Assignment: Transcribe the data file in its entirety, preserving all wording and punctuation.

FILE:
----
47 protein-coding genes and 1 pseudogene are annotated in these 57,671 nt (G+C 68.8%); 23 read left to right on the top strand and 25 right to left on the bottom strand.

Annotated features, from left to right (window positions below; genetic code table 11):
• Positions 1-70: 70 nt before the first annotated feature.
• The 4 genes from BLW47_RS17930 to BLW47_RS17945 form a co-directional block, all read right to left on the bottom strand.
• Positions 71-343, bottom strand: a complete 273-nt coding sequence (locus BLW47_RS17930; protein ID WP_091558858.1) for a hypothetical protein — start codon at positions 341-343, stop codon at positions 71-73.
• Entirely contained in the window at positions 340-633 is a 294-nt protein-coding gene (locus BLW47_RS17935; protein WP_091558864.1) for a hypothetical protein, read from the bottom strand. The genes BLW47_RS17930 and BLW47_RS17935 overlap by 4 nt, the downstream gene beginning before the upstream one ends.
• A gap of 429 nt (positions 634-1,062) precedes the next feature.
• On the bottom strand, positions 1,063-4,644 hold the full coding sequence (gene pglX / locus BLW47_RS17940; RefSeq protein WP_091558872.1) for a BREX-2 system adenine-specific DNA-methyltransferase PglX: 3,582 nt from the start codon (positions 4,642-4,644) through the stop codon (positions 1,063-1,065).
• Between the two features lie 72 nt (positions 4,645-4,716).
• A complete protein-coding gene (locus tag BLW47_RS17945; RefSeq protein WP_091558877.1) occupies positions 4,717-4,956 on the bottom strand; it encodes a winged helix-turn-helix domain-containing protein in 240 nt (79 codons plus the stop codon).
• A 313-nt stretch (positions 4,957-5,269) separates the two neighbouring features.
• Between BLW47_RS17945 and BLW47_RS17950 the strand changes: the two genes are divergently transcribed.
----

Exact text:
47 protein-coding genes and 1 pseudogene are annotated in these 57,671 nt (G+C 68.8%); 23 read left to right on the top strand and 25 right to left on the bottom strand.

Annotated features, from left to right (window positions below; genetic code table 11):
• Positions 1-70: 70 nt before the first annotated feature.
• The 4 genes from BLW47_RS17930 to BLW47_RS17945 form a co-directional block, all read right to left on the bottom strand.
• Positions 71-343, bottom strand: a complete 273-nt coding sequence (locus BLW47_RS17930; protein ID WP_091558858.1) for a hypothetical protein — start codon at positions 341-343, stop codon at positions 71-73.
• Entirely contained in the window at positions 340-633 is a 294-nt protein-coding gene (locus BLW47_RS17935; protein WP_091558864.1) for a hypothetical protein, read from the bottom strand. The genes BLW47_RS17930 and BLW47_RS17935 overlap by 4 nt, the downstream gene beginning before the upstream one ends.
• A gap of 429 nt (positions 634-1,062) precedes the next feature.
• On the bottom strand, positions 1,063-4,644 hold the full coding sequence (gene pglX / locus BLW47_RS17940; RefSeq protein WP_091558872.1) for a BREX-2 system adenine-specific DNA-methyltransferase PglX: 3,582 nt from the start codon (positions 4,642-4,644) through the stop codon (positions 1,063-1,065).
• Between the two features lie 72 nt (positions 4,645-4,716).
• A complete protein-coding gene (locus tag BLW47_RS17945; RefSeq protein WP_091558877.1) occupies positions 4,717-4,956 on the bottom strand; it encodes a winged helix-turn-helix domain-containing protein in 240 nt (79 codons plus the stop codon).
• A 313-nt stretch (positions 4,957-5,269) separates the two neighbouring features.
• Between BLW47_RS17945 and BLW47_RS17950 the strand changes: the two genes are divergently transcribed.